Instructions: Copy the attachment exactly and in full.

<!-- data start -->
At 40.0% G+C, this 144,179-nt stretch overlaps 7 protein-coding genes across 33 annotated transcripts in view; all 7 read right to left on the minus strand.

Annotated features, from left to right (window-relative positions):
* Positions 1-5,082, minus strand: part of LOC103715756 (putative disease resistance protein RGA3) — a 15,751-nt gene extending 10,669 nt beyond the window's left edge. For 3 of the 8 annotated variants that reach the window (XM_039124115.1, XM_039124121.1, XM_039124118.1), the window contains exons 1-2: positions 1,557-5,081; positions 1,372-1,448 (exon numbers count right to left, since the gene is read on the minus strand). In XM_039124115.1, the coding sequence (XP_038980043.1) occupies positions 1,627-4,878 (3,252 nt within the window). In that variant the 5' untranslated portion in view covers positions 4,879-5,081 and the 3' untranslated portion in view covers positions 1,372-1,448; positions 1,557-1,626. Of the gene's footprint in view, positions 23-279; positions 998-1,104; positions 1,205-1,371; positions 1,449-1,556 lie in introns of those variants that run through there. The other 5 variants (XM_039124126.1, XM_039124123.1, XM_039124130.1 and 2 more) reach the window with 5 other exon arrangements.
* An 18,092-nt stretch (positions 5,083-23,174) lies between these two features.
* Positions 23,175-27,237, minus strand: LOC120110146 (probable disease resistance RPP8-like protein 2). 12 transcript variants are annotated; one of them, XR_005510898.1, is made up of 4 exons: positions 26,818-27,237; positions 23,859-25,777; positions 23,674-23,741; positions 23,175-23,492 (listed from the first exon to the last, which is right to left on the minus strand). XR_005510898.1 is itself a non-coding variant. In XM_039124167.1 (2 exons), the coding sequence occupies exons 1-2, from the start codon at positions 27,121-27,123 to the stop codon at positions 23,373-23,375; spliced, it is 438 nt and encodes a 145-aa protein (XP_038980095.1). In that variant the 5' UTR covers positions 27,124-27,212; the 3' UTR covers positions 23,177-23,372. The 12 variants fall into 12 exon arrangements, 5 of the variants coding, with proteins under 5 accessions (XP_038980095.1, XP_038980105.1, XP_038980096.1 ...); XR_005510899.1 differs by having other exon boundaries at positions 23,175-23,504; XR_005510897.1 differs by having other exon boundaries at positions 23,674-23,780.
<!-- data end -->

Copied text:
At 40.0% G+C, this 144,179-nt stretch overlaps 7 protein-coding genes across 33 annotated transcripts in view; all 7 read right to left on the minus strand.

Annotated features, from left to right (window-relative positions):
* Positions 1-5,082, minus strand: part of LOC103715756 (putative disease resistance protein RGA3) — a 15,751-nt gene extending 10,669 nt beyond the window's left edge. For 3 of the 8 annotated variants that reach the window (XM_039124115.1, XM_039124121.1, XM_039124118.1), the window contains exons 1-2: positions 1,557-5,081; positions 1,372-1,448 (exon numbers count right to left, since the gene is read on the minus strand). In XM_039124115.1, the coding sequence (XP_038980043.1) occupies positions 1,627-4,878 (3,252 nt within the window). In that variant the 5' untranslated portion in view covers positions 4,879-5,081 and the 3' untranslated portion in view covers positions 1,372-1,448; positions 1,557-1,626. Of the gene's footprint in view, positions 23-279; positions 998-1,104; positions 1,205-1,371; positions 1,449-1,556 lie in introns of those variants that run through there. The other 5 variants (XM_039124126.1, XM_039124123.1, XM_039124130.1 and 2 more) reach the window with 5 other exon arrangements.
* An 18,092-nt stretch (positions 5,083-23,174) lies between these two features.
* Positions 23,175-27,237, minus strand: LOC120110146 (probable disease resistance RPP8-like protein 2). 12 transcript variants are annotated; one of them, XR_005510898.1, is made up of 4 exons: positions 26,818-27,237; positions 23,859-25,777; positions 23,674-23,741; positions 23,175-23,492 (listed from the first exon to the last, which is right to left on the minus strand). XR_005510898.1 is itself a non-coding variant. In XM_039124167.1 (2 exons), the coding sequence occupies exons 1-2, from the start codon at positions 27,121-27,123 to the stop codon at positions 23,373-23,375; spliced, it is 438 nt and encodes a 145-aa protein (XP_038980095.1). In that variant the 5' UTR covers positions 27,124-27,212; the 3' UTR covers positions 23,177-23,372. The 12 variants fall into 12 exon arrangements, 5 of the variants coding, with proteins under 5 accessions (XP_038980095.1, XP_038980105.1, XP_038980096.1 ...); XR_005510899.1 differs by having other exon boundaries at positions 23,175-23,504; XR_005510897.1 differs by having other exon boundaries at positions 23,674-23,780.